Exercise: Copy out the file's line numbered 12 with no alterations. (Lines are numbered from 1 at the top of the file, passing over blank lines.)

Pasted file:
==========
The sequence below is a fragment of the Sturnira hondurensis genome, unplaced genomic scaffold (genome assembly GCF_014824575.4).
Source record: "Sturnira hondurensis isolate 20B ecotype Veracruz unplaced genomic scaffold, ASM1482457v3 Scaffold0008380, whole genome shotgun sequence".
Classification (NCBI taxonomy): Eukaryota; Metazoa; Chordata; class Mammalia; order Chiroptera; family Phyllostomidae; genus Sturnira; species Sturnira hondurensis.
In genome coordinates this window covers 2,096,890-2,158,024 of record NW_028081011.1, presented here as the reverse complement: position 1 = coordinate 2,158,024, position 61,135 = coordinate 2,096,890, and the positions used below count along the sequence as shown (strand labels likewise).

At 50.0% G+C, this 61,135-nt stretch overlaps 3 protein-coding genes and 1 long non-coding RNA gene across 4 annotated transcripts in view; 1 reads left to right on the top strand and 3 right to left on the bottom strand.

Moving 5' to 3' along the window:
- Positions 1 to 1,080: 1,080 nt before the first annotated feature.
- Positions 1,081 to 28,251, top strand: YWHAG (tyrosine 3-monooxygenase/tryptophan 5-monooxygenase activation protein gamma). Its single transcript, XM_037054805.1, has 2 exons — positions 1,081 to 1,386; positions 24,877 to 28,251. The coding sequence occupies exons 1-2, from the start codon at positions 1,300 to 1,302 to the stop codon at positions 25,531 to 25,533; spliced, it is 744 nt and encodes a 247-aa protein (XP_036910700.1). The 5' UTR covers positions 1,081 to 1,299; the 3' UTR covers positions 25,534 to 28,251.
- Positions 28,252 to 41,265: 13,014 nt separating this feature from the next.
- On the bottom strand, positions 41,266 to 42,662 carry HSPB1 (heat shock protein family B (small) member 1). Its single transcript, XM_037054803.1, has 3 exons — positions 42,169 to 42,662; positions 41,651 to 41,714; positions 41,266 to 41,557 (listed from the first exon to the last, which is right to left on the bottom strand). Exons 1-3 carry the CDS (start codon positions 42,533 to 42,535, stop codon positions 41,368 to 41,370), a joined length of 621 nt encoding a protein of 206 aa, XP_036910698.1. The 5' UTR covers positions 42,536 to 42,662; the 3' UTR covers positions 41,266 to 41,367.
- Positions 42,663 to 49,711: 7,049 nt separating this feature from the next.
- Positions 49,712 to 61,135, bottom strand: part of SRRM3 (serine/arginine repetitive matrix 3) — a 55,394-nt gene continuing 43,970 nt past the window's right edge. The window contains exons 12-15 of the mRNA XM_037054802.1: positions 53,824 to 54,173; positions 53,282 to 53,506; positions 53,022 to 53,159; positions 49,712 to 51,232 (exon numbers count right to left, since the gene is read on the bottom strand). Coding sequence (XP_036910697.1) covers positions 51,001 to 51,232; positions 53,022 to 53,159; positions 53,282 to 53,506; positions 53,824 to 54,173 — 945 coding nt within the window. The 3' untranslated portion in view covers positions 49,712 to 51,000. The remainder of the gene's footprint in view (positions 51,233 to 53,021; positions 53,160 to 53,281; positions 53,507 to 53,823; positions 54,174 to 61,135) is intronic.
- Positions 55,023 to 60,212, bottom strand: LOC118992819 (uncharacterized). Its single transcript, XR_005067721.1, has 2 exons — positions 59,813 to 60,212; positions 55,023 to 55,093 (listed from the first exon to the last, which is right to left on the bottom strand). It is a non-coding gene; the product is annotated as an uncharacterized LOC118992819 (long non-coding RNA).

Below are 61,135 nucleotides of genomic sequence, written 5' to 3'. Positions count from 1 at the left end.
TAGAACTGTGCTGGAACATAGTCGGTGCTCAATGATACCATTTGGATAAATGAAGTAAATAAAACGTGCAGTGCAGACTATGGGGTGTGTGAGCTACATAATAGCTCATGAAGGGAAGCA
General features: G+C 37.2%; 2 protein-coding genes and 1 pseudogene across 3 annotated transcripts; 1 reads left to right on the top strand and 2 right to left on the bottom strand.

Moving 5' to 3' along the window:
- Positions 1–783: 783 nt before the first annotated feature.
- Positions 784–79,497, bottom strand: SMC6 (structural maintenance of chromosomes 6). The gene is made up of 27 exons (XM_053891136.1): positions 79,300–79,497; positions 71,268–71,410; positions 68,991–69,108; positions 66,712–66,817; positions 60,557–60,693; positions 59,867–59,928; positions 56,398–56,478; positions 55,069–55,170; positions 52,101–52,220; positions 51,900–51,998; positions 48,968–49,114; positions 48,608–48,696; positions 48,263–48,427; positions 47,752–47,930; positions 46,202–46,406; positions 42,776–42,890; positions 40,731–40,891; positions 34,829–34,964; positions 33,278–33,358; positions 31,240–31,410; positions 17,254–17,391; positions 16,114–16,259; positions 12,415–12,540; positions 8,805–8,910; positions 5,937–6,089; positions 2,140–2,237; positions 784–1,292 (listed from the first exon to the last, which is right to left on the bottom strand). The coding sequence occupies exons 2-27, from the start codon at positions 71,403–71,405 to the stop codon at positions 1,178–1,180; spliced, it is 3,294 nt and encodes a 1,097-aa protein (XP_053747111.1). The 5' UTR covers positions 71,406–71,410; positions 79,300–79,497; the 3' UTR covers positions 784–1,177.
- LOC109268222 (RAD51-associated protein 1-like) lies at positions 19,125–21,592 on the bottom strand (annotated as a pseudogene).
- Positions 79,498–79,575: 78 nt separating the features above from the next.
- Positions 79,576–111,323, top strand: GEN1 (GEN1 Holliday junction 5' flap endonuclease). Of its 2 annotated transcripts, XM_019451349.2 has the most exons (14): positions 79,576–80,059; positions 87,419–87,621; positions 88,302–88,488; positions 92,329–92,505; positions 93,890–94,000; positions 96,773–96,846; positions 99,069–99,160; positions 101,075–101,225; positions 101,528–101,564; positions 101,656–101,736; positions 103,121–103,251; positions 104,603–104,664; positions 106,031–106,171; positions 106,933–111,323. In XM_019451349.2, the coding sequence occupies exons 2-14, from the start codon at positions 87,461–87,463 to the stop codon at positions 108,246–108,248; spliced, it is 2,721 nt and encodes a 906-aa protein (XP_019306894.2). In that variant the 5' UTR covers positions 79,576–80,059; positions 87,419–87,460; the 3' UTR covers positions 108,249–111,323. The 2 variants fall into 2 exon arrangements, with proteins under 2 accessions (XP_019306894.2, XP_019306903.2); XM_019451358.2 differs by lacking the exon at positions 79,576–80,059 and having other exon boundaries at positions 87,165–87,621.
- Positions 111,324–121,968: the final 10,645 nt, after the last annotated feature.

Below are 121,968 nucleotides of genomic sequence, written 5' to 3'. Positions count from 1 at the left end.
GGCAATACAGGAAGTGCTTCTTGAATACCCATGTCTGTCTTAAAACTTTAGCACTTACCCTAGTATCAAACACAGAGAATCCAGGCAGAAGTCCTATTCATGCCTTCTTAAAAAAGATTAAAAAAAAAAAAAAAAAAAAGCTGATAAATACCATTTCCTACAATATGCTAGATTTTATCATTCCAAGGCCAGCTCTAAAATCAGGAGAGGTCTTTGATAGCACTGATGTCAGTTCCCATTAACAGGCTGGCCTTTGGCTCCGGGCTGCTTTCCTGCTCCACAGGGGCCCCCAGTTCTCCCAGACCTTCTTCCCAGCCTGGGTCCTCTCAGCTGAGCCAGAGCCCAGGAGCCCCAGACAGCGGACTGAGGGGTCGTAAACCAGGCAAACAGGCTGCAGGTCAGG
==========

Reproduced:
- Positions 49,712 to 61,135, bottom strand: part of SRRM3 (serine/arginine repetitive matrix 3) — a 55,394-nt gene continuing 43,970 nt past the window's right edge. The window contains exons 12-15 of the mRNA XM_037054802.1: positions 53,824 to 54,173; positions 53,282 to 53,506; positions 53,022 to 53,159; positions 49,712 to 51,232 (exon numbers count right to left, since the gene is read on the bottom strand). Coding sequence (XP_036910697.1) covers positions 51,001 to 51,232; positions 53,022 to 53,159; positions 53,282 to 53,506; positions 53,824 to 54,173 — 945 coding nt within the window. The 3' untranslated portion in view covers positions 49,712 to 51,000. The remainder of the gene's footprint in view (positions 51,233 to 53,021; positions 53,160 to 53,281; positions 53,507 to 53,823; positions 54,174 to 61,135) is intronic.